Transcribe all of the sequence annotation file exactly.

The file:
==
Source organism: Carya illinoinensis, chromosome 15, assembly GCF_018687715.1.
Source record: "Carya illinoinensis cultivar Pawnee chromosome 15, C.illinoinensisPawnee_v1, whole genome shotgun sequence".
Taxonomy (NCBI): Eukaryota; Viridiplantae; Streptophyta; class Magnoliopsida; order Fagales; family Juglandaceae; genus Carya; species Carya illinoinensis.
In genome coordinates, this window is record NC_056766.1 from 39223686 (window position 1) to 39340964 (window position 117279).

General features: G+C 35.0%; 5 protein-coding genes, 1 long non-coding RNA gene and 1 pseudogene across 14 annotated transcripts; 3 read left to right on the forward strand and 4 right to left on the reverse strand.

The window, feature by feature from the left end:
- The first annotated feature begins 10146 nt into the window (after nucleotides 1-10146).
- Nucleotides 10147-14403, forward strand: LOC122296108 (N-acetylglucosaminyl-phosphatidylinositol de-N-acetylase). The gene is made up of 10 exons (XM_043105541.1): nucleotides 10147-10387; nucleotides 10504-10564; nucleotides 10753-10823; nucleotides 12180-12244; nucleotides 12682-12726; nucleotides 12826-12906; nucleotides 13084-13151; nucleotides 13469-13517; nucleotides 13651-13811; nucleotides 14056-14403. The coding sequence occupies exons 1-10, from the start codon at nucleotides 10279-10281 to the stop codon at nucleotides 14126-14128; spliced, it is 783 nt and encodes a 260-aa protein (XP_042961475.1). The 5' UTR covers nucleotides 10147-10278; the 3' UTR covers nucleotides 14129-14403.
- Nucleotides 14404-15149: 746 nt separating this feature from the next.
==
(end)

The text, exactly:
Source organism: Carya illinoinensis, chromosome 15, assembly GCF_018687715.1.
Source record: "Carya illinoinensis cultivar Pawnee chromosome 15, C.illinoinensisPawnee_v1, whole genome shotgun sequence".
Taxonomy (NCBI): Eukaryota; Viridiplantae; Streptophyta; class Magnoliopsida; order Fagales; family Juglandaceae; genus Carya; species Carya illinoinensis.
In genome coordinates, this window is record NC_056766.1 from 39223686 (window position 1) to 39340964 (window position 117279).

General features: G+C 35.0%; 5 protein-coding genes, 1 long non-coding RNA gene and 1 pseudogene across 14 annotated transcripts; 3 read left to right on the forward strand and 4 right to left on the reverse strand.

The window, feature by feature from the left end:
- The first annotated feature begins 10146 nt into the window (after nucleotides 1-10146).
- Nucleotides 10147-14403, forward strand: LOC122296108 (N-acetylglucosaminyl-phosphatidylinositol de-N-acetylase). The gene is made up of 10 exons (XM_043105541.1): nucleotides 10147-10387; nucleotides 10504-10564; nucleotides 10753-10823; nucleotides 12180-12244; nucleotides 12682-12726; nucleotides 12826-12906; nucleotides 13084-13151; nucleotides 13469-13517; nucleotides 13651-13811; nucleotides 14056-14403. The coding sequence occupies exons 1-10, from the start codon at nucleotides 10279-10281 to the stop codon at nucleotides 14126-14128; spliced, it is 783 nt and encodes a 260-aa protein (XP_042961475.1). The 5' UTR covers nucleotides 10147-10278; the 3' UTR covers nucleotides 14129-14403.
- Nucleotides 14404-15149: 746 nt separating this feature from the next.